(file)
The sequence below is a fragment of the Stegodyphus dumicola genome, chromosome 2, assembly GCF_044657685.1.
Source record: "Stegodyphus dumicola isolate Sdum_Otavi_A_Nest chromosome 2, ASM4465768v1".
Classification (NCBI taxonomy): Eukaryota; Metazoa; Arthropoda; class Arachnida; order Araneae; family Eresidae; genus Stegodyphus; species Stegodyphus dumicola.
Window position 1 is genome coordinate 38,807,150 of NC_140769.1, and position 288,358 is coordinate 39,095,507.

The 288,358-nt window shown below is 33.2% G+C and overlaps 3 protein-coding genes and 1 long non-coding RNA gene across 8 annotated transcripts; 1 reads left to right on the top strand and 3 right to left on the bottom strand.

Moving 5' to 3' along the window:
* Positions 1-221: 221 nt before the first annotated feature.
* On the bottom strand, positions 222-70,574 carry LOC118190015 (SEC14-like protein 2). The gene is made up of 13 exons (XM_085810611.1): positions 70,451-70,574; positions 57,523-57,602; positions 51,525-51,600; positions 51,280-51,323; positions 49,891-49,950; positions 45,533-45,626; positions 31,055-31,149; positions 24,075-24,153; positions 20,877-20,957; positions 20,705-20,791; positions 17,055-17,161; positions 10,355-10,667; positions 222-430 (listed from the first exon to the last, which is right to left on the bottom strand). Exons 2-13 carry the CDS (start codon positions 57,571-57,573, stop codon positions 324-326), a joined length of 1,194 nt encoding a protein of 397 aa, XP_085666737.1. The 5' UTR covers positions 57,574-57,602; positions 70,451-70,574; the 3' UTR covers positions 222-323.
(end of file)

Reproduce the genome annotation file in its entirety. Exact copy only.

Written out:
The sequence below is a fragment of the Stegodyphus dumicola genome, chromosome 2, assembly GCF_044657685.1.
Source record: "Stegodyphus dumicola isolate Sdum_Otavi_A_Nest chromosome 2, ASM4465768v1".
Classification (NCBI taxonomy): Eukaryota; Metazoa; Arthropoda; class Arachnida; order Araneae; family Eresidae; genus Stegodyphus; species Stegodyphus dumicola.
Window position 1 is genome coordinate 38,807,150 of NC_140769.1, and position 288,358 is coordinate 39,095,507.

The 288,358-nt window shown below is 33.2% G+C and overlaps 3 protein-coding genes and 1 long non-coding RNA gene across 8 annotated transcripts; 1 reads left to right on the top strand and 3 right to left on the bottom strand.

Moving 5' to 3' along the window:
* Positions 1-221: 221 nt before the first annotated feature.
* On the bottom strand, positions 222-70,574 carry LOC118190015 (SEC14-like protein 2). The gene is made up of 13 exons (XM_085810611.1): positions 70,451-70,574; positions 57,523-57,602; positions 51,525-51,600; positions 51,280-51,323; positions 49,891-49,950; positions 45,533-45,626; positions 31,055-31,149; positions 24,075-24,153; positions 20,877-20,957; positions 20,705-20,791; positions 17,055-17,161; positions 10,355-10,667; positions 222-430 (listed from the first exon to the last, which is right to left on the bottom strand). Exons 2-13 carry the CDS (start codon positions 57,571-57,573, stop codon positions 324-326), a joined length of 1,194 nt encoding a protein of 397 aa, XP_085666737.1. The 5' UTR covers positions 57,574-57,602; positions 70,451-70,574; the 3' UTR covers positions 222-323.